A coach, in Claude Le Roy, that was (and still is) the living embodiment of best practice for how foreign coaches should conduct themselves on African shores; an African superclub – TP Mazembe – which had won the Champions League twice in three years from 2009-2011; the unveiling of the mythical Tresor Mputu, Africa’s answer to the naturally gifted but somewhat demonic No.10, to a global audience – those were just a few of the reasons why African football anoraks felt DR Congo’s qualification for the 2013 tournament was exactly what the DR ordered.
Yet, despite their classification as pre-tournament dark horses, the Leopards failed to leave lasting imprints. Laboured, myopic and unhinged by bizarre team selections, they failed to penetrate pragmatic opposition in Mali and Niger, and waved goodbye in the group stage.
This time around they have qualified on the virtue of being the best third-placed team. That route may suggest that they got lucky, but their riposte would be that they did so from the group of death, finishing behind Cameroon and Ivory Coast. The highlight was a 4-3 win over Ivory Coast in Abidjan, inflicting the Elephants’ first home defeat in nine years.
Able to pluck domestic-based talent from booming continental giants in AS Vita Club and TP Mazembe, and foreign-based talent such as Dieumerci Mbokani, Yannick Bolasie and Youssouf Mulumbu, the Leopards are glittered with some of the most distinguished players at the upcoming tournament.
However, there are question marks about the team’s equilibrium: there is a feeling that there is too much thrust in attack and too much rust at the back. The players to go on a memorable run are there, if – a big if – there is some tactical balance and consistency.
Florent Ibenge generally favours the vogue 4-2-3-1 formation. The passages of play largely occur on the wings, where Bolasie and the pocket-sized Cedric Mabwati, the Leopards’ two most enigmatic and creative players, reside. Every opportunity is made to get those players into the game, particularly by the like-for-like midfield double pivot of captain Youssouf Mulumbu and Cedric Makiadi. The pace of their offensive players make them most venomous when on the break.
Attacking potential – The word ‘potential’ has been used because their attack is either very good or utterly flat. On a good day (usually when given space), in Mbokani, Bolasie, Mabwati, Jeremy Bokila, Firmin Ndombe Mubele and Junior Kabananga, they have the options, skill and athleticism to cause problems for any side in the tournament.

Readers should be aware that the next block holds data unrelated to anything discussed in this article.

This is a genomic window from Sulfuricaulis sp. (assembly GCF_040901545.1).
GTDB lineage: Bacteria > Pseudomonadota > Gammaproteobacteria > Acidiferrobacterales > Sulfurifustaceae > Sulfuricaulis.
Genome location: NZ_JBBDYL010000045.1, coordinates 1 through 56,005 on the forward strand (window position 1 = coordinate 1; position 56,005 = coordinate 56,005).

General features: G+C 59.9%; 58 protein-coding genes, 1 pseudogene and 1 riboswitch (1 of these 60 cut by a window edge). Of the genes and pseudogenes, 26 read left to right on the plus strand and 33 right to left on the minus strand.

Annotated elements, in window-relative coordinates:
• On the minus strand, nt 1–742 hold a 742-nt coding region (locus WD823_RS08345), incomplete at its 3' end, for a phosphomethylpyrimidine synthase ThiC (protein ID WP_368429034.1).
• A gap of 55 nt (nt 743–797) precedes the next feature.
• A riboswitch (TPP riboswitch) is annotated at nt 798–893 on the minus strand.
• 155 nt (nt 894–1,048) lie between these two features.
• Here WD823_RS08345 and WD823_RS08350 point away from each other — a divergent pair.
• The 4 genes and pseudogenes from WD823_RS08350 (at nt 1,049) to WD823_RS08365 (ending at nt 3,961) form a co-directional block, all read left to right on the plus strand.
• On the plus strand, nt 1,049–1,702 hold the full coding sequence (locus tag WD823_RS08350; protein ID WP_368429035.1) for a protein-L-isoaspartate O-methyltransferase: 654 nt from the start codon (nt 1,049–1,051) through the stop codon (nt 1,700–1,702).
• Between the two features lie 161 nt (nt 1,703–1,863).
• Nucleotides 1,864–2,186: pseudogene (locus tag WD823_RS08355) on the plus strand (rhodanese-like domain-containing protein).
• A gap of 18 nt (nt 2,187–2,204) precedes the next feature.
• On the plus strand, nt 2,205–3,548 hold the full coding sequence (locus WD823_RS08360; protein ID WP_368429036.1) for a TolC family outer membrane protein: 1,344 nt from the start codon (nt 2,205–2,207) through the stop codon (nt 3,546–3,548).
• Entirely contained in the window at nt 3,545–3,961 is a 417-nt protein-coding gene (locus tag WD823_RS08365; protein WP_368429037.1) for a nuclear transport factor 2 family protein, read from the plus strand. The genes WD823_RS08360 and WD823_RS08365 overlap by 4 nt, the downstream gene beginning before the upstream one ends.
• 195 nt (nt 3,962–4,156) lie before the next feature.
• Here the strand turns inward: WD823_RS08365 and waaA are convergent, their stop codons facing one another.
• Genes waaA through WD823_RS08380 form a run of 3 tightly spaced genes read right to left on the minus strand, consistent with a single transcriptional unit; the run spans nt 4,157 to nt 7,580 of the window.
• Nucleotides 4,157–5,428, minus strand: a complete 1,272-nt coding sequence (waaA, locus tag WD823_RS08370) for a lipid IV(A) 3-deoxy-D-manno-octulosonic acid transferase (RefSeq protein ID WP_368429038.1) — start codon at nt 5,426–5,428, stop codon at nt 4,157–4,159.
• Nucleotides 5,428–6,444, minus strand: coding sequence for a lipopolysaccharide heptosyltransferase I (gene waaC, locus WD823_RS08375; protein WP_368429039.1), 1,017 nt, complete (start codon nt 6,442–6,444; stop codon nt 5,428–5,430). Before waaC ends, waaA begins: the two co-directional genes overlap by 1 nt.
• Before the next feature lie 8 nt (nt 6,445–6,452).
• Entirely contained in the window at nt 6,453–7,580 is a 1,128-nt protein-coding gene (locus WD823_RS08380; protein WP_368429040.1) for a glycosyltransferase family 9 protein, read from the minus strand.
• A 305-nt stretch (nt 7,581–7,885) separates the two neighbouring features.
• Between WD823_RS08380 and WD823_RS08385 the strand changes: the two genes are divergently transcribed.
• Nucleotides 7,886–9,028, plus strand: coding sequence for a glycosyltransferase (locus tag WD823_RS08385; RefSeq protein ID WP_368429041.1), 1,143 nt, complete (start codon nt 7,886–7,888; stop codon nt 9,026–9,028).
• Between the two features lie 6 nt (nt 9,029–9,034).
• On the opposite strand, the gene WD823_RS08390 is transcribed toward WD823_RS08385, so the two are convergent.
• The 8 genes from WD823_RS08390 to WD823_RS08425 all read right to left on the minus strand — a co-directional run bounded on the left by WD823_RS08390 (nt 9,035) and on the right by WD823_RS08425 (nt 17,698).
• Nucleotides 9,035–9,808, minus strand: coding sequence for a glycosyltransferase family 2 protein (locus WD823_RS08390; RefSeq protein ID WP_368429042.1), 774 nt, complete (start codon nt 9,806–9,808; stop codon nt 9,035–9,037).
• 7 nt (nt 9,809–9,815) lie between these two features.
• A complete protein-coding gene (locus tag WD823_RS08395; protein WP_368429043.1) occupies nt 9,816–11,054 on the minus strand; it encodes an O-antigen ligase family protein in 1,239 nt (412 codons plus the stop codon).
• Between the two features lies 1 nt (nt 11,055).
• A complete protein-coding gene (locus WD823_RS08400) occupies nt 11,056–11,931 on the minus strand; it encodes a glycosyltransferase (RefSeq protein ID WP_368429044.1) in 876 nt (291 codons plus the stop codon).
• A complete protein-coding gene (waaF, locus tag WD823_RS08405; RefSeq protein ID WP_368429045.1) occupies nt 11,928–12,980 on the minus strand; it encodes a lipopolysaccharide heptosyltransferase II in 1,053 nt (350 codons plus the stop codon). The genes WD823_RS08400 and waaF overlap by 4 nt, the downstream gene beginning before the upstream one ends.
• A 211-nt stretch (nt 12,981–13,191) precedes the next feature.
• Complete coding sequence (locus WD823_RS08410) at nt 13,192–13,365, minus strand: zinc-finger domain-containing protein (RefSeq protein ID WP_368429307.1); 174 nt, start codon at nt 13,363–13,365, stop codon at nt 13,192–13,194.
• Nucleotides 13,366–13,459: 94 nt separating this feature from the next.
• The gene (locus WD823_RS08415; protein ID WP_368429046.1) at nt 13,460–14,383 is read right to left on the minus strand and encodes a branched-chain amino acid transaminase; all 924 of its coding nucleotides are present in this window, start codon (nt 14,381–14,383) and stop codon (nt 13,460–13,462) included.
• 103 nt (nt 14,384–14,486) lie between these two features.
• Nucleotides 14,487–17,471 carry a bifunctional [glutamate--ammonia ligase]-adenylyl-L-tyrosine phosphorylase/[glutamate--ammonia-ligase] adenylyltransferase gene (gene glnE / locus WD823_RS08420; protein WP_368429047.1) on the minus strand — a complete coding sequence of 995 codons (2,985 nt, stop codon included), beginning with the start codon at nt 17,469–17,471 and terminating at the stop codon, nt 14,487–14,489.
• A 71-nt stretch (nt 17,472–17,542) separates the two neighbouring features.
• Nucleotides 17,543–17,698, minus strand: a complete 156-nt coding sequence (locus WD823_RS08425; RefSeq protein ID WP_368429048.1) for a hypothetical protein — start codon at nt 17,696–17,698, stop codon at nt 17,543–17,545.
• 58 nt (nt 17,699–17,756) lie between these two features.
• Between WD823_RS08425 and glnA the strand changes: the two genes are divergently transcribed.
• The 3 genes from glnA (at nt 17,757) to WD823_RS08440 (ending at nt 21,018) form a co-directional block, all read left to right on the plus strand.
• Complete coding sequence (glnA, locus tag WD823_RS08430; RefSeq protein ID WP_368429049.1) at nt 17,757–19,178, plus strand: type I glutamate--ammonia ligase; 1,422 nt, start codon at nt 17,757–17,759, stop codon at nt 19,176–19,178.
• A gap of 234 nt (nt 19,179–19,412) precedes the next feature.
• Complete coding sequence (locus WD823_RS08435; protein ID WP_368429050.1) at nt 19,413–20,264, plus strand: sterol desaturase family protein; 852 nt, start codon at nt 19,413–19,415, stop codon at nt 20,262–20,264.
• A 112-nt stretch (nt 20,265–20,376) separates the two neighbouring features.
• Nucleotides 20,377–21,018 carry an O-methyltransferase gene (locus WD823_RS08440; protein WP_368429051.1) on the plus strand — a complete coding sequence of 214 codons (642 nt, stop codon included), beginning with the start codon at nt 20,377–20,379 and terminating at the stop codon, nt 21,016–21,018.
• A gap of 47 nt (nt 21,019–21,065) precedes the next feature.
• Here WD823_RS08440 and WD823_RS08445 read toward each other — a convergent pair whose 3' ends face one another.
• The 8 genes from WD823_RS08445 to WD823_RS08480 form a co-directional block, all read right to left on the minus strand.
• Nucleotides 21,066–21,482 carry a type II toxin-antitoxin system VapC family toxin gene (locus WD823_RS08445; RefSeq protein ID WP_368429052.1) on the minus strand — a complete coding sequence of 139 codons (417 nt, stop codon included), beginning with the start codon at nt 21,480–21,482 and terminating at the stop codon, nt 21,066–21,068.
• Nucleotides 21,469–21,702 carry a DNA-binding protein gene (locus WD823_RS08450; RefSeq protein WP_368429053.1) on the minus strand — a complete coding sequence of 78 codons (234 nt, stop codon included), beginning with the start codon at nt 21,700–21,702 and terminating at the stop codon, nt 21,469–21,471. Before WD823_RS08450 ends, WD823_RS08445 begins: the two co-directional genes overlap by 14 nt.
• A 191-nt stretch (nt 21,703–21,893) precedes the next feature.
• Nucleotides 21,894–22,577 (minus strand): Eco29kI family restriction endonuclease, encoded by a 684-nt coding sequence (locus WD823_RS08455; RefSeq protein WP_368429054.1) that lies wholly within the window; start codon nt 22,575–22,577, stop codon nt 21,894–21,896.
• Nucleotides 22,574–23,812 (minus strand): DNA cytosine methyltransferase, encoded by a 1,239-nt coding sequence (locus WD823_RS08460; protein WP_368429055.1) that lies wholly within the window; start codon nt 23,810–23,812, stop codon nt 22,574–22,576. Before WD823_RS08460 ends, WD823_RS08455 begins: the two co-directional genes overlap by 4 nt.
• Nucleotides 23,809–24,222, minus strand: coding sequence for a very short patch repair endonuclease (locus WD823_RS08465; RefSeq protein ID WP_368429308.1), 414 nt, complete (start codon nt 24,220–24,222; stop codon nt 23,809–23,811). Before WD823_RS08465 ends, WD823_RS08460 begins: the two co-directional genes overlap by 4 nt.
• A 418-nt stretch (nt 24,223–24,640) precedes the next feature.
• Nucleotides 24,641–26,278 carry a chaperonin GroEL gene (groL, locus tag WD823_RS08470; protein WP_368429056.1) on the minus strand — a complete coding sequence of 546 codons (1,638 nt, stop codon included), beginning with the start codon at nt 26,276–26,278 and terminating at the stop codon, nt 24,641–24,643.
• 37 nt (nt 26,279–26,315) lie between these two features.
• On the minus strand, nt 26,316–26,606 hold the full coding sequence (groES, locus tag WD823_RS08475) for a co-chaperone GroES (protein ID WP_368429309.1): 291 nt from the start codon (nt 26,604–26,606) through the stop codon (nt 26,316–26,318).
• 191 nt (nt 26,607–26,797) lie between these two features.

Out-of-form goalkeeper – DR Congo’s legendary, bum-boogieing custodian Robert Kidiaba, who is set to call time on his international career after the tournament, is in terrible form. He makes routine saves and catches turn into goalscoring opportunities. Defending in general is a problem, with the space in front of the back four particularly an eyesore due to gung-ho midfielders.
Yannick Bolasie – The Crystal Palace winger refused a call up to the squad for AFCON 2013 in order to focus on establishing himself with the South Londoners, but there has been unquestionable commitment to the cause since accepting the second call. Packaged with streetwise-horned razzle-dazzle, Bolasie has been the blockbuster material for a Congolese crowd baying for entertainment in the dizzying, sprawling hullabaloo of the Tata Rapahael Stadium.
The Hipster Choice
Firmin Ndombe Mubele – Has suffered stage fright in the DR Congo jersey thus far, but Mubele is comfortably up there
with the most promising domestic talent that Africa has to offer. Pacey, fleet-footed and an instinctive finisher, the 20-year-old was the joint top scorer in last year’s African Champions League with 6 goals.
Florent Ibenge – The 52-year-old, who left Congo aged 12 before playing in the lower leagues of France, Belgium and Germany, also doubles up as the manager of AS Vita Club, leading them to the final of the African Champion’s League last year. A UEFA-licensed coach and trained economist, he is tactically laxer than predecessor Le Roy, allowing his attackers the carte blanche to express themselves.
Group stage exit – They have the ability to go far but will have to defend better and not be so reliant on the magic of Yannick Bolasie if they’re really going to make a splash.